Years ago I read a book, Letters of a Homesteading Woman. It was an excellent book but I don’t remember a lot of what was in it. One quote from the book stood out, and the rest of it seemed to vanish like Brigadoon into the highland mist.
The quote made such an impact on me that I’ve repeated it often. It said…
“My mother always said that there were two things you never had to boast about, your religion and your blue blood, because if you had even a smidgeon of either it was bound to show sometime.”
Don’t get me wrong, I believe in proclaiming the gospel as the scriptures tell us. But that isn’t speaking of religion (James describes religion as the exercise of our faith in tangible ways) that is speaking of telling the good news of Jesus. There is a big difference between telling the good news of Jesus and telling the good news about us thanks to Jesus. It seems like a good thing to do. Tell everyone what Jesus has done for you, how much better you are thanks to Jesus, the works. But… I distinctly remember Jesus telling someone he’d healed NOT to tell everyone what Jesus had done for him. I wonder if that is because it so often becomes the focus of self rather than Jesus. I digress.
I think about my family. I grew up in a Christian home. Most people with whom I associate today would raise an eyebrow to hear that if they had lived in my home. My parent’s Christianity was not proclaimed in the pictures on their walls, the books on their shelves, the lack of alcohol in the cupboards or the proudly displayed “No Smoking” signs. My parents drank, smoked, swore, watched movies that others would find ‘ungodly’, and never went to church that I can ever remember. I learned most of my Bible knowledge from my father, my practical religion from my mother, and scripture memory from church and school.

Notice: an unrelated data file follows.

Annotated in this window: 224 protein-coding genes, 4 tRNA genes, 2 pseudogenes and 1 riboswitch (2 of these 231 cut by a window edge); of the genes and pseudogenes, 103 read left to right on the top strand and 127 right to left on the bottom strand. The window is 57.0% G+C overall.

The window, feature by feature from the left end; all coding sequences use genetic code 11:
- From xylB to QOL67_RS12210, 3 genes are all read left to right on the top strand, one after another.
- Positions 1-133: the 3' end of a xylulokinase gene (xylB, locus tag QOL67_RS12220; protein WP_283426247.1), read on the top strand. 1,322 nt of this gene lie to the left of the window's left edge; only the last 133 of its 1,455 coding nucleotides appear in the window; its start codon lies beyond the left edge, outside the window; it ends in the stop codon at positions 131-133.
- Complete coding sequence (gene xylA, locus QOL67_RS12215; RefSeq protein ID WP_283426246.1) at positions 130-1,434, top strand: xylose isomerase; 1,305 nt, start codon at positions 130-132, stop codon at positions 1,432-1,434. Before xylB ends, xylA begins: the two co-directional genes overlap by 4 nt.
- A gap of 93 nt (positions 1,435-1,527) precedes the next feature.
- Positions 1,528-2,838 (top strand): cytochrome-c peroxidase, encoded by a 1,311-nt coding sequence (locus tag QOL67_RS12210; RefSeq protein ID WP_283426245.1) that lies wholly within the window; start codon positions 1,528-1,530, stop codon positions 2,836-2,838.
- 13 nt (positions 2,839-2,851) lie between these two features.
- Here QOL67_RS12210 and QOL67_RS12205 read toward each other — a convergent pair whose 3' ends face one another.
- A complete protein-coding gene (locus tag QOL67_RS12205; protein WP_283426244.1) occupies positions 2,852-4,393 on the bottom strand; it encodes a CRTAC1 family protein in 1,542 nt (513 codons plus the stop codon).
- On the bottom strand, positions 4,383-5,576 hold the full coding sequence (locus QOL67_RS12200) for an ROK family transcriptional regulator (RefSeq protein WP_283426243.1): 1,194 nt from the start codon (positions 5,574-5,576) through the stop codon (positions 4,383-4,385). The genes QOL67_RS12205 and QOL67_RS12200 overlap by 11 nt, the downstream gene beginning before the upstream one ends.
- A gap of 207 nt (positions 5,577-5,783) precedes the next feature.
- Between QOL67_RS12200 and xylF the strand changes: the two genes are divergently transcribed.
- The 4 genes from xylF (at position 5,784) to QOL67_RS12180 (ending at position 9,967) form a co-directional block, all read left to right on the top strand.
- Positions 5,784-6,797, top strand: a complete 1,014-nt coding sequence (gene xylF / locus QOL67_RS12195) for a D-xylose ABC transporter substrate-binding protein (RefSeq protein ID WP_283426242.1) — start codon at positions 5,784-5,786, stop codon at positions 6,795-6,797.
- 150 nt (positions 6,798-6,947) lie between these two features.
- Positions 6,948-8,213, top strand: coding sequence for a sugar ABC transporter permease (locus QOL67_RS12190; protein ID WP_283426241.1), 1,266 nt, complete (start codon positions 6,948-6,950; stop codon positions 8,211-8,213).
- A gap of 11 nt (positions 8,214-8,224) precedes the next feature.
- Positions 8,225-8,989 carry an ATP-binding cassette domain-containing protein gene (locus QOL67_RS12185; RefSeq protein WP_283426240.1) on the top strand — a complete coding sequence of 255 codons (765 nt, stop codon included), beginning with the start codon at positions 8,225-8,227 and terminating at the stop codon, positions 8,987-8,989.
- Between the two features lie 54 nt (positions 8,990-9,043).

That surprises many. You see, mom and dad didn’t talk about whether or not they should do this or that ‘as Christians’. They looked at the Word, found their guidance from it, and LIVED it. When people needed help, my parents helped. No word or implication of their “Christianity” was ever implied or spoken of. They didn’t do these things to chalk up Christian brownie points or because they felt a “Christian obligation” to do them. They did it because it was right.
My point? I am tired of the self-righteous attitude that so much of the church emulates today. Myself included. There is a code of ethics, silent but demanding, that permeates the church. Some of it is Biblical, much of it is pharisaical. I know the temptation to ignore the needs of someone who irritates me but the satisfaction in knowing someone is aware of my devotion to Christ. How pathetic. How very pathetic.
Yes. The world should be able to see a difference in the called out ones. They should be able to know us by our attitude, our behavior, and to a degree by our dress and countenance. But if throwing on a nun’s habit or Amish garb is the only way we have to show our Christianity… we’d better quit trying so hard to show it and start living it.
Somehow, I just can’t quite picture the song, “… and they’ll know we are Christians by our hem lengths…”